• 18:02
  • Monday ,01 August 2016
العربية

Anti-Muslim bias hinders migration, says terror expert

By National News

Copts and Poliltical Islam

00:08

Monday ,01 August 2016

Anti-Muslim bias hinders migration, says terror expert
A leading Muslim academic fears that bias within the migration program, perhaps fuelled by concerns about terrorism, is making it ­difficult for Muslims from the Middle East to come to Australia.
 
Riaz Hassan, who is director of the International Centre for Muslim and non-Muslim Understanding at the University of South Australia, says his analysis of recent immigration statistics, like The Australian’s analysis published last week, shows Australia tends to take non-Muslims over Muslims, even from countries where the majority of people are Muslim.
 
Both major parties insist the trend towards non-Muslim ­migration, apparent since at least 2001, is not deliberate but a consequence of a migration program focused on attracting ­migrants with certain skills.
 
“I am sure part of the explanation lies in the point system which favours skill migration, but it is difficult to accept that these trends are entirely due to the skill-driven migration program,’’ ­Pro­fessor Hassan said.
 
“There may be bias operating which does not favour Muslims.”
 
Professor Hassan, an expert on suicide bombings and terrorism, said he wanted to “believe our migration intake is bias-free” but his study suggested that Australia tends to take non-Muslims.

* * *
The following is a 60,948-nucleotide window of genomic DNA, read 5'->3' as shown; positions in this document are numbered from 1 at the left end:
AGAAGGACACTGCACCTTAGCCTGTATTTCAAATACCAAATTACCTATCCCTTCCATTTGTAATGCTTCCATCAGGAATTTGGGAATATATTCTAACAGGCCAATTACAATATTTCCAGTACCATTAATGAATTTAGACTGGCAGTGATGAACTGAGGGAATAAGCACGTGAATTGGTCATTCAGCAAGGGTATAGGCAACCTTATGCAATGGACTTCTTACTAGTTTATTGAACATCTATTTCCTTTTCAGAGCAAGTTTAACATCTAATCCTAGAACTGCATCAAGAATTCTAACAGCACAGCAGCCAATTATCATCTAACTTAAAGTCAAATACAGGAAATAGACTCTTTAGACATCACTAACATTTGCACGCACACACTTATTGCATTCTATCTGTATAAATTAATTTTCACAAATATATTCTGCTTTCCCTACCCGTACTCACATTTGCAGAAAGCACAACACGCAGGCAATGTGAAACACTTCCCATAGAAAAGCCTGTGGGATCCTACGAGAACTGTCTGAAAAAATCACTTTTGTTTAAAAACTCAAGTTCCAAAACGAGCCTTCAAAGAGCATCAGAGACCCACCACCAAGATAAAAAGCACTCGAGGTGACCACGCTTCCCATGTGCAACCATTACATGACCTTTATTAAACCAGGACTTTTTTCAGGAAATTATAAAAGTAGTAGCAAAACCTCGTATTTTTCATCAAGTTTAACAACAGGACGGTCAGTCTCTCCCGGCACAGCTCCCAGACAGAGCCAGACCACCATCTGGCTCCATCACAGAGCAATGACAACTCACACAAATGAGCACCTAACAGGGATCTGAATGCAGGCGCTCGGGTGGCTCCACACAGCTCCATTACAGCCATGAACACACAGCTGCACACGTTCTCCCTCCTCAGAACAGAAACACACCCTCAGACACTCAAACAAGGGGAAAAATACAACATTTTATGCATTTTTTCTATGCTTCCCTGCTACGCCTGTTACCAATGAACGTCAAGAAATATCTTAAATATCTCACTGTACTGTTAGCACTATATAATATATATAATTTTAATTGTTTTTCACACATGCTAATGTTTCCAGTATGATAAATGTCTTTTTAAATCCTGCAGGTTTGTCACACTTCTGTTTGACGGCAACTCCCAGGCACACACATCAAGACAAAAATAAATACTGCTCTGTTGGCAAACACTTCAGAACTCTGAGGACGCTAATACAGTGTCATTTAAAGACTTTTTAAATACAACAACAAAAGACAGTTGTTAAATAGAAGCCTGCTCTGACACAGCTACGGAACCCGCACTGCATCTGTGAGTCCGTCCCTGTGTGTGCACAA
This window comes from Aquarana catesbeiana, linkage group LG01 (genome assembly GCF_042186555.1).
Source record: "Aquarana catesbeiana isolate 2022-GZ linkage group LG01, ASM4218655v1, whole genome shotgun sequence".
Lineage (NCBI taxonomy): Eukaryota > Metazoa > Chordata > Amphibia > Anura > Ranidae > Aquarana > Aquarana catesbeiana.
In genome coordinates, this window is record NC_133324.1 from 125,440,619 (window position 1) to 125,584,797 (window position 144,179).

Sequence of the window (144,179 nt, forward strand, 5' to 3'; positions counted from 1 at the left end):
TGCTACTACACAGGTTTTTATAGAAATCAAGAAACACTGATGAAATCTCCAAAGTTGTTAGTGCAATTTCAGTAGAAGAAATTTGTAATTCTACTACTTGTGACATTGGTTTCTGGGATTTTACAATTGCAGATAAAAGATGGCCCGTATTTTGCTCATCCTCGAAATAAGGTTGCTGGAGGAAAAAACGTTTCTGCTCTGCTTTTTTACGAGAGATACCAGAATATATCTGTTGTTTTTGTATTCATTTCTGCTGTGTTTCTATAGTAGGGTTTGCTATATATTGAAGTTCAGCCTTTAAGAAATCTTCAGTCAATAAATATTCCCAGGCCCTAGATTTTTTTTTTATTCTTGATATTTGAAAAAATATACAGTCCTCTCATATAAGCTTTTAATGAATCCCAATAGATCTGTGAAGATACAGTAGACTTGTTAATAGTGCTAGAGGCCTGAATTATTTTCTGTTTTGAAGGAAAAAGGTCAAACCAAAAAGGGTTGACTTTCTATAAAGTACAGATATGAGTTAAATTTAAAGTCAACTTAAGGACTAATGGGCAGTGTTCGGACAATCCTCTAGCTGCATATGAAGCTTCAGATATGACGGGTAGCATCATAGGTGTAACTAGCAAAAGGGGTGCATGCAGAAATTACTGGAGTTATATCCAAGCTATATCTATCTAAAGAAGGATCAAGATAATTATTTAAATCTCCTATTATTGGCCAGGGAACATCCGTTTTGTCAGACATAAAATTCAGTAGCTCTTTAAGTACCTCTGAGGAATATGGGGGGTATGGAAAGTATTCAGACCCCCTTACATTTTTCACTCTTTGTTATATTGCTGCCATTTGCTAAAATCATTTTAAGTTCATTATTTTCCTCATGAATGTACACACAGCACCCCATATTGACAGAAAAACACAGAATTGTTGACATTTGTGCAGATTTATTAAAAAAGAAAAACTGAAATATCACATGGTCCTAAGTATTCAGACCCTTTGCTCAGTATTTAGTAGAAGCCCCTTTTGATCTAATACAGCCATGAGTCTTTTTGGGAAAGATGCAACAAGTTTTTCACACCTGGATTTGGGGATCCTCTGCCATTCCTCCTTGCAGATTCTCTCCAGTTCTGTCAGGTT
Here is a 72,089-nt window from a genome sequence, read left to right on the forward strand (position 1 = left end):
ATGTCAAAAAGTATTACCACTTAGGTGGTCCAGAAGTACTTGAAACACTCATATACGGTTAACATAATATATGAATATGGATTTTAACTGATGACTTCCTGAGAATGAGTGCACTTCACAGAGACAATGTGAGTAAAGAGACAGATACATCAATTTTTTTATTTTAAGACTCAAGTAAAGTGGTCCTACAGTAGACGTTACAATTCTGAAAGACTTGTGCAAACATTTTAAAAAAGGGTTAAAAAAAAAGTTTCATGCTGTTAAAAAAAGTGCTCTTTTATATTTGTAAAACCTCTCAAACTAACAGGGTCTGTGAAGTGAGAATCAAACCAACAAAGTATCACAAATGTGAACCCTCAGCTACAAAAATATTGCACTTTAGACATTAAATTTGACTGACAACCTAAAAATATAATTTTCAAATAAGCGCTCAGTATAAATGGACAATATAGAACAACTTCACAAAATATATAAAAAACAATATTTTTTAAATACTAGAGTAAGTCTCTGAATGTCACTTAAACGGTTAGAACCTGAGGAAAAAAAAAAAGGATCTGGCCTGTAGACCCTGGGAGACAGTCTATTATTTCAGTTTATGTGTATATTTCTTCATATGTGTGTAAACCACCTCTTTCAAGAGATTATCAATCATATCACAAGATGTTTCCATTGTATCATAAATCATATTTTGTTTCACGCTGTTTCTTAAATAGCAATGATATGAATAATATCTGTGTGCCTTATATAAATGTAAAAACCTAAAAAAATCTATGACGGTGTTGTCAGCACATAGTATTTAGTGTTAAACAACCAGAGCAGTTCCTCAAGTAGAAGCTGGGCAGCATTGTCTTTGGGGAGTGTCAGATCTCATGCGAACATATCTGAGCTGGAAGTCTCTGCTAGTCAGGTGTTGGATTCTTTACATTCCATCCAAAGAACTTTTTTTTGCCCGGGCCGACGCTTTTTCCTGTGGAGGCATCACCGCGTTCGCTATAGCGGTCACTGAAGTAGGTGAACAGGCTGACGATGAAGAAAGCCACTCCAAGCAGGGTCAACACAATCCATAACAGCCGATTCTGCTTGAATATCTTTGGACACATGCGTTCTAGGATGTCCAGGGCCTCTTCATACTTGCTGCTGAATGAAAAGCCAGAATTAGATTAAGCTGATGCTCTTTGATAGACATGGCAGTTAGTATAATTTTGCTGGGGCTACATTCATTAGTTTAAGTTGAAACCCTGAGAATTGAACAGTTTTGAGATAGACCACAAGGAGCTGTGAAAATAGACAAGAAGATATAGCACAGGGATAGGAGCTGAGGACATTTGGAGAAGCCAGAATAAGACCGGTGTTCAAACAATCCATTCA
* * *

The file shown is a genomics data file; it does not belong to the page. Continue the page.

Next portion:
This may be because non-Muslims in Muslim-majority countries — such as the Coptic Christian community in Egypt — are more likely to want to ­migrate.
 
Professor Hassan said his research showed Australia’s immigrants from Iran and Iraq were “overwhelmingly non-Muslims. These two countries are 99 per cent Muslims.’’
 
“Pakistan is 95 per cent Muslims but 84 per cent of (Australia’s Pakistani) immigrants are Muslim, and a similar trend applies to ­Afghanistan,’’ he said.
 
“But what surprised me was that Egypt and Indonesia are 88 per cent Muslim but the migrants intakes from these countries are also predominantly non-Muslims: 12 per cent from Egypt and 17 per cent from Indonesia.
 
“Malaysia is 65 per cent Muslim but only 5.3 per cent Malaysian migrants were Muslims. Out of 340,604 migrants from India, only 10,125 or 3 per cent were Muslims whereas 14 per cent of the Indian population is Muslim.
 
“Similarly, the per cent of ­migrants from Sri Lanka and Singapore who are Muslims are very significantly lower than the proportion of Muslims in their ­respective population.
 
“There may be bias operating which does not favour Muslims.”
 
The Australian last week published research that suggests that Australia is taking fewer than 600 Lebanese Muslims a year; and that Muslims from elsewhere in the Middle East are struggling to grab more than a few hundred of the available places.
 
Senator-elect Pauline Hanson praised the development, saying the Australian public did not support widespread migration from “Islamic faith nations”.
 
“The current Muslim population within Australia is said to be about 2.2 per cent. With our next census just around the corner, let’s see what Australia’s new make-up looks like,” Ms Hanson said. “It’s clear the public outcry ­toward immigration from Islamic faith nations and my calls are ­finally being acknowledged.
 
“I certainly don’t want any government leading us down a path similar to Europe where we lose control of our borders. We are quick to defend the preservation of our native fauna and flora but these same people forget that preserving the Australian way of life is equally important.”